The Acton Institute has been named as one of six finalists for this year’s $100,000 Templeton Freedom Award for its documentary film, Poverty, Inc. The announcement of the finalists was made Monday by the Atlas Network, a Washington-based organization that advances the work of market-oriented public policy organizations all over the world. The winner will be selected Nov. 12 in New York.
Atlas’ description of Poverty, Inc. says the documentary “provides a comprehensive perspective on the issue, giving voice to charity workers, local micro-entrepreneurs, politicians, and leading development experts such as Paul Collier of Oxford University, Marcela Escobari of Harvard University’s Center for International Development, and Hernando de Soto of Atlas Network partner the Institute for Liberty and Democracy. This film is part of Acton Institute’s multi-year educational initiative, PovertyCure, which also includes a dedicated website, a group study curriculum, a mentorship program, and a ReThink Missions toolkit.”
Kris Mauren, executive director of the Acton Institute, said that on issues of international development and foreign aid, the United States is at a tipping point.
“While entrenched interests remain, mounting evidence is causing people of all political stripes to question whether their actions are really helping the poor,” he said. “This is where Poverty, Inc. comes in. Operating under the conviction that thoughtful documentaries change culture, we designed Poverty, Inc. to spearhead a broad reconsideration of poverty that is nonpartisan but pro-market. Already we’ve seen strong evidence of success, including a big victory at the Anthem Film Festival, kind words from Michael Moore, and screening requests from NGOs around the world.”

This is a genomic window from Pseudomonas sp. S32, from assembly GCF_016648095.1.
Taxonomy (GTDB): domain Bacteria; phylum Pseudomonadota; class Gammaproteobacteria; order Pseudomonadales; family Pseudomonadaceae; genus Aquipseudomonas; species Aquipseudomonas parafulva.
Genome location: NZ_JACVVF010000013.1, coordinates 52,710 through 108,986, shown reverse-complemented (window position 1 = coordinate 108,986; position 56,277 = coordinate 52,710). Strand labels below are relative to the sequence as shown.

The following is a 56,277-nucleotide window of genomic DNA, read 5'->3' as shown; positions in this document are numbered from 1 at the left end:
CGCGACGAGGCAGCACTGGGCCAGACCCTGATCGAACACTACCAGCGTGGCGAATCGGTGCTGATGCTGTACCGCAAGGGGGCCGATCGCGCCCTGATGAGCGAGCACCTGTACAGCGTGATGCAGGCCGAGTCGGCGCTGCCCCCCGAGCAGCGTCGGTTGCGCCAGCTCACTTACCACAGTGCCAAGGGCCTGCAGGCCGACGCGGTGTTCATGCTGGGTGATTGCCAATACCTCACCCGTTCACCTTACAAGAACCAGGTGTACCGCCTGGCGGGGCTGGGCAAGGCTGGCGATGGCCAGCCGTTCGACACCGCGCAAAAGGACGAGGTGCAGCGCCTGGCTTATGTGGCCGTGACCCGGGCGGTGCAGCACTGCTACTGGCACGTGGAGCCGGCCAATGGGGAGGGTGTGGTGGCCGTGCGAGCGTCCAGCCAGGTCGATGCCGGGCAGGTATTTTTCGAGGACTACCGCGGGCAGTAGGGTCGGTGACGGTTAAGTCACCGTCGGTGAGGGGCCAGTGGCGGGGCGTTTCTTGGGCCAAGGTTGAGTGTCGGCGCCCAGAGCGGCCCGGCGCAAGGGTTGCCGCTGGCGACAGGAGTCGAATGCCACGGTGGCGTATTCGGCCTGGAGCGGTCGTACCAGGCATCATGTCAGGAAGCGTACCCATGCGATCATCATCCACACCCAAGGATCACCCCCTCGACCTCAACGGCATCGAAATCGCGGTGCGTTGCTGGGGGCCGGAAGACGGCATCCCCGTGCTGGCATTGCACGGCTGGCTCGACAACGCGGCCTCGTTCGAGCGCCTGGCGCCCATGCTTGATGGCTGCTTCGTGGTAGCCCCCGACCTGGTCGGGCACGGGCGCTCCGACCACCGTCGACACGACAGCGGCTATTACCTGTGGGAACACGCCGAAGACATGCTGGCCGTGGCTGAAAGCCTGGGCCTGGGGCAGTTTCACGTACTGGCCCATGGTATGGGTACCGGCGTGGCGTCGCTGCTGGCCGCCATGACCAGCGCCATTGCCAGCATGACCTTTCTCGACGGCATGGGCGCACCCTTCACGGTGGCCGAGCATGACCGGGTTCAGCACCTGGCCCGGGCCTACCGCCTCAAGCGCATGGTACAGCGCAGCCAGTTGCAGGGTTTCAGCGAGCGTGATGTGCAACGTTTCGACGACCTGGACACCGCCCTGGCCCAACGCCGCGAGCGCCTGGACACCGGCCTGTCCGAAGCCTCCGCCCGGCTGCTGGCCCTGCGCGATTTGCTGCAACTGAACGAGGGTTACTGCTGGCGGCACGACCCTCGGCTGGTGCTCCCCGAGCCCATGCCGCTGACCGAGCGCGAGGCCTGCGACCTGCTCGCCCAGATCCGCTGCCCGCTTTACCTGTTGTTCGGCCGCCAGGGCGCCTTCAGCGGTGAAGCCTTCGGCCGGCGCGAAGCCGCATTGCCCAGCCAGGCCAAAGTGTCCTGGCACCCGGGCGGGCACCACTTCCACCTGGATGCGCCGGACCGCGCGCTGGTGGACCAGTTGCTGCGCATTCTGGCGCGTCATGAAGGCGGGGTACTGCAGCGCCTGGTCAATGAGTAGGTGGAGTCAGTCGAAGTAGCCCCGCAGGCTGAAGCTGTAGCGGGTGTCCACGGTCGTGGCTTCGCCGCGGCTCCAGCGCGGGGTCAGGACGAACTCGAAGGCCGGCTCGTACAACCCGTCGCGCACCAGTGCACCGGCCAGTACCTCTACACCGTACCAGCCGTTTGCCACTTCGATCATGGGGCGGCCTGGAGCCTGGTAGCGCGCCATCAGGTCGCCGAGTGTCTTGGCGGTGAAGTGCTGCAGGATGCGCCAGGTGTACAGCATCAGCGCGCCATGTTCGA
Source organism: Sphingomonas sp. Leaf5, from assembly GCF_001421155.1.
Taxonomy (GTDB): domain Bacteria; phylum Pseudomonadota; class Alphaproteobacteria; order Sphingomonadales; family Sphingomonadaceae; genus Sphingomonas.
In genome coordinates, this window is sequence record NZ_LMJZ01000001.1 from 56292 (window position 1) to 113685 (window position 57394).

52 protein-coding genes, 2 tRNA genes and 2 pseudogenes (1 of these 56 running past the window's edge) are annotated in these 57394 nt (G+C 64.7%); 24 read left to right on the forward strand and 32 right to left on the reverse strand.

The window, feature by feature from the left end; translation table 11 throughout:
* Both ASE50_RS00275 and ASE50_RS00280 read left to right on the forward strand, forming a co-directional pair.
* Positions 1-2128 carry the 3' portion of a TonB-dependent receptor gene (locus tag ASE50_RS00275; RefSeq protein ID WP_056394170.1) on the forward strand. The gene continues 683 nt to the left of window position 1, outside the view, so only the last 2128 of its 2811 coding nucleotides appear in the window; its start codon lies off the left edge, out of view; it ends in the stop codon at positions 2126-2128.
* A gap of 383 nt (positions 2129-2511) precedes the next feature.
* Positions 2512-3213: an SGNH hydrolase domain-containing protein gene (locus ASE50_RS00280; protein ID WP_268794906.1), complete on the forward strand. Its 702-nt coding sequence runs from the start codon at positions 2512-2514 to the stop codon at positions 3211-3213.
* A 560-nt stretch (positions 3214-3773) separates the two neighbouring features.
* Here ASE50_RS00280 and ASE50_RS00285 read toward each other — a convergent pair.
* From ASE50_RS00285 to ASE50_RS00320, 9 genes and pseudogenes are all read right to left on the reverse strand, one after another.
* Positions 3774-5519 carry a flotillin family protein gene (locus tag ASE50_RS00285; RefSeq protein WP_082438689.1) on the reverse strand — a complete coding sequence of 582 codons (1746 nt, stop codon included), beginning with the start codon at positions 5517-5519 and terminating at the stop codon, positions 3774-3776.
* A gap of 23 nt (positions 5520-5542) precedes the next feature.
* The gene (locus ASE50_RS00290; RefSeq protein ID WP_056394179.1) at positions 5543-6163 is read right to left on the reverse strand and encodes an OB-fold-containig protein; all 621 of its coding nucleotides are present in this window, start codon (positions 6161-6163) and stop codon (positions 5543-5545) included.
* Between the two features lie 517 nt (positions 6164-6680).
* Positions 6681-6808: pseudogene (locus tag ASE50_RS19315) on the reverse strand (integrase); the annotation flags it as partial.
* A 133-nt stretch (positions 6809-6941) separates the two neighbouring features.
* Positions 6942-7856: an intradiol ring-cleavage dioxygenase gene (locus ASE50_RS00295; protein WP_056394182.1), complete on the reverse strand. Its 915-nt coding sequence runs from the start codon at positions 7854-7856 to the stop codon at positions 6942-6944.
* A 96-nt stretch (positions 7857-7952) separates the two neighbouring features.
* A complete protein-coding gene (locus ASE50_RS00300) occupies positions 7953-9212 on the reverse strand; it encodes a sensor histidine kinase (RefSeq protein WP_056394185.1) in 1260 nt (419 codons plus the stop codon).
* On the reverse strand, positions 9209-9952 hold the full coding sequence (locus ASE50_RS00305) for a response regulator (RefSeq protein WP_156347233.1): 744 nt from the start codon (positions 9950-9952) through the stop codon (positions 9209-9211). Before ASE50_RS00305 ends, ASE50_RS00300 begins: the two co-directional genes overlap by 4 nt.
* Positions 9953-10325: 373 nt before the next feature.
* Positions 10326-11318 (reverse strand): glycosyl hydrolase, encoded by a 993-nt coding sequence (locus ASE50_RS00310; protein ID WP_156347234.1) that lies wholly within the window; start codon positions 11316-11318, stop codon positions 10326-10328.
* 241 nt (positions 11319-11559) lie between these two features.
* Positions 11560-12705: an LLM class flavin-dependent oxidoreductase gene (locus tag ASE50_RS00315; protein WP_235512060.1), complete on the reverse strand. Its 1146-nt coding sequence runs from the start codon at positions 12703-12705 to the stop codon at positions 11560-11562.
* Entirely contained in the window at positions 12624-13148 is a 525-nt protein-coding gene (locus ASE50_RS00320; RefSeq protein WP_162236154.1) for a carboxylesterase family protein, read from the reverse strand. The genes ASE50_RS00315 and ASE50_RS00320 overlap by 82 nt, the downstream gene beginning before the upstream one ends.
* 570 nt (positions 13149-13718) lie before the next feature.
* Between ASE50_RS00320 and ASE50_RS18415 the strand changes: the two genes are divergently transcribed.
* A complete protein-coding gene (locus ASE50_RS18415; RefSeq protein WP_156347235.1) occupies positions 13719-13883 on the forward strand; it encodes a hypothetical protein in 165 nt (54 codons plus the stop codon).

Documentary film maker Moore, not ordinarily known for his fierce defense of capitalism and free markets, recently said of Poverty Inc.: “Once you watch it, you’ll never see poverty and the Third World the same again.”
Named for the late investor and philanthropist Sir John Templeton, the Templeton Freedom Award annually honors his legacy by identifying and recognizing the most exceptional and innovative contributions to the understanding of free enterprise, and the public policies that encourage prosperity, innovation and human fulfillment via free competition. Awarded since 2004, the Templeton Freedom Award beginning in 2013 is generously supported by Templeton Religion Trust.
Finalists for the Templeton Freedom Award must have:
- Achieved strategic impact (in areas of policy impact, social impact, academic impact, media impact, or student impact, etc.).
- Made innovative contributions to the field of free enterprise education or policy research.
- Laid the groundwork for future progress in improving countries’ scores in rankings of economic freedom (e.g., The Index of Economic Freedom or the Economic Freedom of the World report).